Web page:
The inadequacy of the term ‘Flat-rimmed ware’ to describe the non-funerary pottery of the Middle and Late Bronze Ages has long been acknowledged (Sheridan in Bradley 2005). The time is ripe to re-evaluate, re-characterise and properly date all of the pottery known and suspected to be of Middle and Late Bronze Age date in Perth and Kinross, and systematically compare it with contemporary pottery elsewhere in Scotland: this should be high on the list of research priorities.

The relatively well-dated and recently excavated assemblages from the settlements at Tulloch Field (MPK2954; Thoms and Halliday 2014) and Blackford (Johnson in O’Connell et al 2021) are informative as to the repertoire of Middle Bronze Age forms, designs and fabrics. The tall, undecorated narrow-based jar from Tulloch Field is of a form known elsewhere in Scotland (eg at Lairg, Dyke 1: MacSween 1998, fig 90, V154). At Blackford, a range of tub- and bucket-shaped vessels, undecorated except for occasional horizontal corrugations or ribbing and with straight or convex walls, are represented. From the palisaded enclosures come a vessel with an applied horizontal cordon (P216) and others with a shoulder a short way below the rim (P218 and 249).

Selection of MBA pottery

As for the so-called ‘flat-rimmed’ pottery from Croftmoraig (MPK363), the fact that sherds with relatively fresh fracture surfaces were found low in the fill of the ring-ditch associated with the ‘roundhouse’ could be taken to indicate that they are contemporary with the use of that structure, and therefore datable to 1370–1120 BC (Bradley and Sheridan 2005; Bradley and Nimura 2016, chapters 4, 10). However, Bradley has noted that ‘the filling of the ring ditch was not as securely sealed as Piggott and Simpson reported’ (Bradley and Nimura 2016, 70). The discovery of a piece of calcined human bone in the ditch fill, dated to 1258–976 cal BC (SUERC-47157), raises the question of whether the pottery might instead be of Late Bronze Age date. This matter could be resolved by dating absorbed lipids in the sherds, if such lipids exist.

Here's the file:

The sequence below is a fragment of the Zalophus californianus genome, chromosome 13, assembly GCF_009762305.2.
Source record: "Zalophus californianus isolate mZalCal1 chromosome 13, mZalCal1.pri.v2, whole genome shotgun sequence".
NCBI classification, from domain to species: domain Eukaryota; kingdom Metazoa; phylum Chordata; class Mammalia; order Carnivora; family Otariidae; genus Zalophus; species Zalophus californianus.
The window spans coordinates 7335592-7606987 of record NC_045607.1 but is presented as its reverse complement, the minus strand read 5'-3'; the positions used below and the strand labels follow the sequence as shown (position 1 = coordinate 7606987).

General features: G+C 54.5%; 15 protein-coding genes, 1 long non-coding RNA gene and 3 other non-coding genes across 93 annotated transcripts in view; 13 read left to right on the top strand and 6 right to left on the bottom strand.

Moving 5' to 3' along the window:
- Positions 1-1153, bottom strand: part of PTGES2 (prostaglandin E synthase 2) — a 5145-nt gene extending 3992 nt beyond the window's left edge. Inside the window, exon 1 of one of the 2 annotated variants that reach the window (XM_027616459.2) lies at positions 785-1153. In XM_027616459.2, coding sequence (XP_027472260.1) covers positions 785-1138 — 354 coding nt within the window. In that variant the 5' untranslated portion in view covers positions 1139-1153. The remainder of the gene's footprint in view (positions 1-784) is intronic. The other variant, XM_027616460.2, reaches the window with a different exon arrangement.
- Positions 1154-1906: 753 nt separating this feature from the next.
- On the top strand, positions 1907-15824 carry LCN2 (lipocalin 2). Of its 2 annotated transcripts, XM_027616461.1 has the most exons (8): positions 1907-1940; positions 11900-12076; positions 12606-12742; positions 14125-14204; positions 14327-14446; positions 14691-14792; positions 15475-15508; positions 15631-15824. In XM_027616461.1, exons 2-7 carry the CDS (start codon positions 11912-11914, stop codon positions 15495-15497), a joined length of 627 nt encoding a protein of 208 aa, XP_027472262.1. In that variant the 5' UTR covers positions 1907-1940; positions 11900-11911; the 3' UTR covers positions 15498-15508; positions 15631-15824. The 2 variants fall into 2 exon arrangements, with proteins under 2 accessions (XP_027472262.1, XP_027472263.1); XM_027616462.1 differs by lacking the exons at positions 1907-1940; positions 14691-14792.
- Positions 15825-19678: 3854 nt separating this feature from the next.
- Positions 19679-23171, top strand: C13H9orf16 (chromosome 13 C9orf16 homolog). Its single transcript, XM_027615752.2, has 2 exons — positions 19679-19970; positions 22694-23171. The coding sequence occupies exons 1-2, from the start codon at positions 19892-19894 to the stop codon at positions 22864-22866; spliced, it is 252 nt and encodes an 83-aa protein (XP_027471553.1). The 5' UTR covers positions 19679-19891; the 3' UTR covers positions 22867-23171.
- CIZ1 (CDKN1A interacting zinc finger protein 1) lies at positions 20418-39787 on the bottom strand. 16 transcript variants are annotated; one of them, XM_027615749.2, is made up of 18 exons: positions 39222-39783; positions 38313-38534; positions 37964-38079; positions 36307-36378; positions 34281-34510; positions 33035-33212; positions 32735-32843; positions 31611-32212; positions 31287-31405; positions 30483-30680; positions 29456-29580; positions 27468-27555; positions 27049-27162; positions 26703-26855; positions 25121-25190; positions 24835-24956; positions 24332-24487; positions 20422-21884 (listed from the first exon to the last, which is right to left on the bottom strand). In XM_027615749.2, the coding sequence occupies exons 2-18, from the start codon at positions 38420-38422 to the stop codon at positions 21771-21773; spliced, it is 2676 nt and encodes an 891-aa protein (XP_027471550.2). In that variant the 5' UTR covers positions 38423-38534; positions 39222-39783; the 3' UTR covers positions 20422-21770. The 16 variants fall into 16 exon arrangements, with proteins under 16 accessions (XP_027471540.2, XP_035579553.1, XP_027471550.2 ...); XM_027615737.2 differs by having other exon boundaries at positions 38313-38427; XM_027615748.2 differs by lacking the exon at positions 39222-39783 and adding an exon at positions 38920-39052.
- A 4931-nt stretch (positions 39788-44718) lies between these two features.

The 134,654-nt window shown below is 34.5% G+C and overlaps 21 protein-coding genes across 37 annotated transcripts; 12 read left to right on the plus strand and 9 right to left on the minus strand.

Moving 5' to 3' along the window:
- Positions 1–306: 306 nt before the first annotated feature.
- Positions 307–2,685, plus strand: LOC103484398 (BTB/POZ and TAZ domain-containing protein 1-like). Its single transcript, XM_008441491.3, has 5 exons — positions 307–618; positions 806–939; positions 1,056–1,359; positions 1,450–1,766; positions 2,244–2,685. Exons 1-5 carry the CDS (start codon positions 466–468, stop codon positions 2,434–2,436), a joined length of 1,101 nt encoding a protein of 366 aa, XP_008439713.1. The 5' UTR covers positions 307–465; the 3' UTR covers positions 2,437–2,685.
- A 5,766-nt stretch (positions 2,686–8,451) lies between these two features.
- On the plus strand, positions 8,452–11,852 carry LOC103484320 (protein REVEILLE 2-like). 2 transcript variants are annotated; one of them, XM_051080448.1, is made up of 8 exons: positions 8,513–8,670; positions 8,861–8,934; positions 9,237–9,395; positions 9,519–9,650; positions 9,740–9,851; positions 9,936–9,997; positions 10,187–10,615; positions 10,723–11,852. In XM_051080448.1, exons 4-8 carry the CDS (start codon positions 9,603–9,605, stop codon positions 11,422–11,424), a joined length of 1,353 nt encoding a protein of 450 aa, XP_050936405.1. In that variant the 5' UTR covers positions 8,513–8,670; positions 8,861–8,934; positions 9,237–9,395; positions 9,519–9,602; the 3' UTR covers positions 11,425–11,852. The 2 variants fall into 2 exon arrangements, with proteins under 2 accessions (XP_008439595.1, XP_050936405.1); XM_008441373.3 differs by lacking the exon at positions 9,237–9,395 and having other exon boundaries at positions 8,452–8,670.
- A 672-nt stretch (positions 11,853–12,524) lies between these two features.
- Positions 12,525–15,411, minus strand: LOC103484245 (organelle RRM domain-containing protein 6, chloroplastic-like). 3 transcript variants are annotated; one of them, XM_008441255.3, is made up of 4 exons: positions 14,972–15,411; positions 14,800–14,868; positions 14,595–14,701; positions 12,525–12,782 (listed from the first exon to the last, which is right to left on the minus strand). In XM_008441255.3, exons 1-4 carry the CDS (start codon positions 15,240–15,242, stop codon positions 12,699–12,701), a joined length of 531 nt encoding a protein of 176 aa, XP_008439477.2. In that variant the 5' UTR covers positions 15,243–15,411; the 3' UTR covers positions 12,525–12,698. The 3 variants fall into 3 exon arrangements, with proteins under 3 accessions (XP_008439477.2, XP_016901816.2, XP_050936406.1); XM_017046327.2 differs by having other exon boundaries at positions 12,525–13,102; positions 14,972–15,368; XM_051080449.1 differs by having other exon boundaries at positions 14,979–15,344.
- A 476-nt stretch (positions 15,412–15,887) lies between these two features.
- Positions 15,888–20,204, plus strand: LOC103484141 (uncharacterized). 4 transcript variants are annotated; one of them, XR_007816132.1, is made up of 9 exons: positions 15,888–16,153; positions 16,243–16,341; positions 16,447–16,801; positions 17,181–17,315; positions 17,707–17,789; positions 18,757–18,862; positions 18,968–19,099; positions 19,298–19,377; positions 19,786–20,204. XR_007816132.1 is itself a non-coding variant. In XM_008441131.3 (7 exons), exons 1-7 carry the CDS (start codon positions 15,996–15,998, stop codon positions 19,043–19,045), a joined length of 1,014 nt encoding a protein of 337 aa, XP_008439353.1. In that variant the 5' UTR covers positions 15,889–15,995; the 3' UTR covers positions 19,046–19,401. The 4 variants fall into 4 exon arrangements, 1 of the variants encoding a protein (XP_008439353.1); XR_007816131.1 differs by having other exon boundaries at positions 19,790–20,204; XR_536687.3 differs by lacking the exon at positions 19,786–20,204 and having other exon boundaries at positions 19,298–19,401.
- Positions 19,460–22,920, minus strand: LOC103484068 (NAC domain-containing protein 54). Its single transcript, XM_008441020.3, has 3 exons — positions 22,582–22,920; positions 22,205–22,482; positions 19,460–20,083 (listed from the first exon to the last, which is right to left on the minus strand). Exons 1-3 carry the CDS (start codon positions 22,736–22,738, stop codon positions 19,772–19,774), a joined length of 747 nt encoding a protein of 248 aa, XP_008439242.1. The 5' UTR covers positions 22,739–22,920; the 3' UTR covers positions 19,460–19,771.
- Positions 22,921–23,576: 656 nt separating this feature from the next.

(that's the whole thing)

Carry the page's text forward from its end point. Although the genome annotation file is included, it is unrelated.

‘Flat-rimmed ware’ from Croftmoraig (Bradley and Sheridan 2005)

The flat-rimmed, flat-based undecorated pot from Moncreiffe (MPK3163), which is similar to some of the Croftmoraig pots, could either date to the Middle Bronze Age, contemporary with the oval setting, or to the Late Bronze Age episode of activity, associated with metalworking.

It is hard to judge how closely the ‘flat-rimmed ware’ from the settlement at Dalrulzion (MPK4038) compares with the Middle/Late Bronze Age pottery from elsewhere in Perth and Kinross, and once again, direct dating of the pottery is needed to resolve the question of its date. The slightly different pottery from Dalnaglar (MPK4338) needs to be dated to see whether it might belong to the Iron Age, rather than to the Middle or Late Bronze Age. Finally, the Bucket Urn from Monzie (MPK848) is assumed to be of Middle Bronze Age date.

‘Flat-rimmed ware’ from 1. Moncreiffe (Stewart 1985); 2. Dalrulzion (Thorneycroft 1933); and 3. Dalnaglar (Stewart 1962)